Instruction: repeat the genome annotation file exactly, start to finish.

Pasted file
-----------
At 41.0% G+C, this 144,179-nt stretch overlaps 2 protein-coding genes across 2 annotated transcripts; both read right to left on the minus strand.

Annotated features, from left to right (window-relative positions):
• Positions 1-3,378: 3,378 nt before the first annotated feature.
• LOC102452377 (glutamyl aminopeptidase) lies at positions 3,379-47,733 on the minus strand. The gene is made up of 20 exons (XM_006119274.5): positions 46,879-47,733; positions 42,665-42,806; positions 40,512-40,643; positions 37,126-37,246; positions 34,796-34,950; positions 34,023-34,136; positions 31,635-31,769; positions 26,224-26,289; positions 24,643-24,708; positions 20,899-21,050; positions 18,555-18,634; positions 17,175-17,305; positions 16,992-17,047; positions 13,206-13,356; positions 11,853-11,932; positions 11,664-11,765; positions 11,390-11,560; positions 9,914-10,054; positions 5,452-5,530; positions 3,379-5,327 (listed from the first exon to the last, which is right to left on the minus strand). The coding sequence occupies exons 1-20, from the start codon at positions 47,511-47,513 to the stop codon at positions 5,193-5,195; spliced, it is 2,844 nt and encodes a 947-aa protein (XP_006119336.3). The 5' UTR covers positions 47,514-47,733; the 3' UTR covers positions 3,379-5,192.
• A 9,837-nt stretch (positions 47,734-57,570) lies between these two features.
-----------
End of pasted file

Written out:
At 41.0% G+C, this 144,179-nt stretch overlaps 2 protein-coding genes across 2 annotated transcripts; both read right to left on the minus strand.

Annotated features, from left to right (window-relative positions):
• Positions 1-3,378: 3,378 nt before the first annotated feature.
• LOC102452377 (glutamyl aminopeptidase) lies at positions 3,379-47,733 on the minus strand. The gene is made up of 20 exons (XM_006119274.5): positions 46,879-47,733; positions 42,665-42,806; positions 40,512-40,643; positions 37,126-37,246; positions 34,796-34,950; positions 34,023-34,136; positions 31,635-31,769; positions 26,224-26,289; positions 24,643-24,708; positions 20,899-21,050; positions 18,555-18,634; positions 17,175-17,305; positions 16,992-17,047; positions 13,206-13,356; positions 11,853-11,932; positions 11,664-11,765; positions 11,390-11,560; positions 9,914-10,054; positions 5,452-5,530; positions 3,379-5,327 (listed from the first exon to the last, which is right to left on the minus strand). The coding sequence occupies exons 1-20, from the start codon at positions 47,511-47,513 to the stop codon at positions 5,193-5,195; spliced, it is 2,844 nt and encodes a 947-aa protein (XP_006119336.3). The 5' UTR covers positions 47,514-47,733; the 3' UTR covers positions 3,379-5,192.
• A 9,837-nt stretch (positions 47,734-57,570) lies between these two features.